Tesla Model X reservations reach 13,000

Tesla Model X reservations have crept over 13,000 units worldwide, which is impressive for a high-priced luxury vehicle. The Telsa Model X electric crossover began testing in California earlier this year. 

Lucy Nicholson/Reuters/File
A Tesla Motors Inc Model X at Tesla's introduction of its new battery swapping program in Hawthorne, Calif. last year. If early numbers are accurate, demand for the Model X crossover is going to be high.

For an electric sedan priced above the reach of many people, sales of the Tesla Model S have been rather impressive so far.

That relative popularity should also carry over to the firm's upcoming crossover, the 2015 Tesla Model X.

The Tesla Motors Club is tracking Model X reservations, and so far that number has crept over 13,000 units worldwide, with over 10,000 units in North America alone.

The club notes that these numbers should be taken with a grain of salt, and are based on the sequence number of reservation holders across the world rather than solid data from Tesla Motors. The number does not consider any cancellations, and reservation holders who may have upgraded from a regular production model to a Signature have been counted twice.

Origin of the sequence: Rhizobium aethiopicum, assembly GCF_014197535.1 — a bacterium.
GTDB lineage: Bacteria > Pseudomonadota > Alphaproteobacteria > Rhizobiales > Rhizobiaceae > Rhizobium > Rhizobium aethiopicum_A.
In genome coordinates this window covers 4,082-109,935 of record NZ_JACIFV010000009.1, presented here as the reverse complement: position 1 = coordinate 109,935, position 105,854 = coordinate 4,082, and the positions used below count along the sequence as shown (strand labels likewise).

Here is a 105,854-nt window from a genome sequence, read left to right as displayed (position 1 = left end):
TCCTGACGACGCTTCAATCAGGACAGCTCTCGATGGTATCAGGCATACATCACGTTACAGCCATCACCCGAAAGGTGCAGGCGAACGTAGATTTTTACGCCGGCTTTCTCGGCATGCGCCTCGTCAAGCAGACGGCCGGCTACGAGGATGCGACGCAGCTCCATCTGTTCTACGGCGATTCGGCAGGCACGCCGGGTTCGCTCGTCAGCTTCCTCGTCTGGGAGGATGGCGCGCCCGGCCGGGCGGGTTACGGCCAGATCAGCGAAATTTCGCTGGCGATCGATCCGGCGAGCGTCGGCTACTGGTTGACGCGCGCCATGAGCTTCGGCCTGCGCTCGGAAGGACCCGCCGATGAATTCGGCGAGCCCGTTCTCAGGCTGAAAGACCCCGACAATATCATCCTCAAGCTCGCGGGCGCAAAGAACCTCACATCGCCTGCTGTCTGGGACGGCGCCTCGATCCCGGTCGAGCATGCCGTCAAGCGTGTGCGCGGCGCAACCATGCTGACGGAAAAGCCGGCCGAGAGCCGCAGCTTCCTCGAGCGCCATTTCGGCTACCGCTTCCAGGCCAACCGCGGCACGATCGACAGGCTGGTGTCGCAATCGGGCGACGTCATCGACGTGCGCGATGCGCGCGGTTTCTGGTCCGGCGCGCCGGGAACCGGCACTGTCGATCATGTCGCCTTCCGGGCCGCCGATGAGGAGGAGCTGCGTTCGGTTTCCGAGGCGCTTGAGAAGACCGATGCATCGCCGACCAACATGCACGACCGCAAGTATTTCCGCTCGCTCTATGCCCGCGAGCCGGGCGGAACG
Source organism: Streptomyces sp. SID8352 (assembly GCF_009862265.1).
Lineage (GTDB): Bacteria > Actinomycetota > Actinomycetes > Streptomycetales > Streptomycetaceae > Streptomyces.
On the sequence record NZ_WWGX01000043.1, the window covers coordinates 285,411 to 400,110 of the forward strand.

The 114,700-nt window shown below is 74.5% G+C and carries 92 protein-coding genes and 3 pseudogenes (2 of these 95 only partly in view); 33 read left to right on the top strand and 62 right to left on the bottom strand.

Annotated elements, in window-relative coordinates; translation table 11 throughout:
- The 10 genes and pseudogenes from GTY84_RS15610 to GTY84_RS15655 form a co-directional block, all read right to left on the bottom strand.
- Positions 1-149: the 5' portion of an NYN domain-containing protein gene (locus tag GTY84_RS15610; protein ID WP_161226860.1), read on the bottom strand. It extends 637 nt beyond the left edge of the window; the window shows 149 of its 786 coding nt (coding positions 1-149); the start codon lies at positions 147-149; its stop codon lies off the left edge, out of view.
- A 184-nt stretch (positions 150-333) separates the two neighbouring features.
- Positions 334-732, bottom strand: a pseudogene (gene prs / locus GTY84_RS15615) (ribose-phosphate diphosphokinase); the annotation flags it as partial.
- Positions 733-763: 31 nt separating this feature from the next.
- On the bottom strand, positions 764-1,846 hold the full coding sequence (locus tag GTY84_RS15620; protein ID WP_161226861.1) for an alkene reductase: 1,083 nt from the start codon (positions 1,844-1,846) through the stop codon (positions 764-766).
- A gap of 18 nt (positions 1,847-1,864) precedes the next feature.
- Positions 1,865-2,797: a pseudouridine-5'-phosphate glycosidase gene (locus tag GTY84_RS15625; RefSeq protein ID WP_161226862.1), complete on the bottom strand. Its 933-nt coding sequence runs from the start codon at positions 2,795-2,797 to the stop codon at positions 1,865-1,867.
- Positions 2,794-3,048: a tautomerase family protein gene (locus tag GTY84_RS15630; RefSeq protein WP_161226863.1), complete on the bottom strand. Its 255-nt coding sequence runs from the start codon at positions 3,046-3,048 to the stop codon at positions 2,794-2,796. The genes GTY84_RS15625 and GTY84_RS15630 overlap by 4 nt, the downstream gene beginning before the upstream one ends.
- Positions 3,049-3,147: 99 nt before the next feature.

Even if vaguely accurate though, early demand for the Model X should be high--13,000 units is more than half of the 2013 Model S production total.

That's despite the Model X likely costing more than the sedan--with its striking "falcon doors" and all-wheel drive layout. The latter will be standard on the Model X, following "strong customer feedback" that the crossover should feature four driven wheels.

That should mean plenty of demand in snowier states as well as colder regions of Europe--the self-reported reservations map shows plenty of reservations in electric-car friendly Norway.

Back in February, Tesla's CEO Elon Musk revealed several other details owners can expect from the new electric crossover.

It'll have the same wheelbase as the Model S, and the car's length and width will be roughly the same as the Model S too--though naturally, it'll be taller. It has a better drag coefficient too, though a larger frontal area means overall drag will be greater, leading to 10 percent greater energy consumption.

An undisguised prototype of the Model X has already been seen testing in California earlier this year, and a modified Model S spotted earlier this month--with a weight on the roof and sensors on all four wheels--also points towards Model X testing.

Have you put your name down for a Model X? Let us know in the comments section below.

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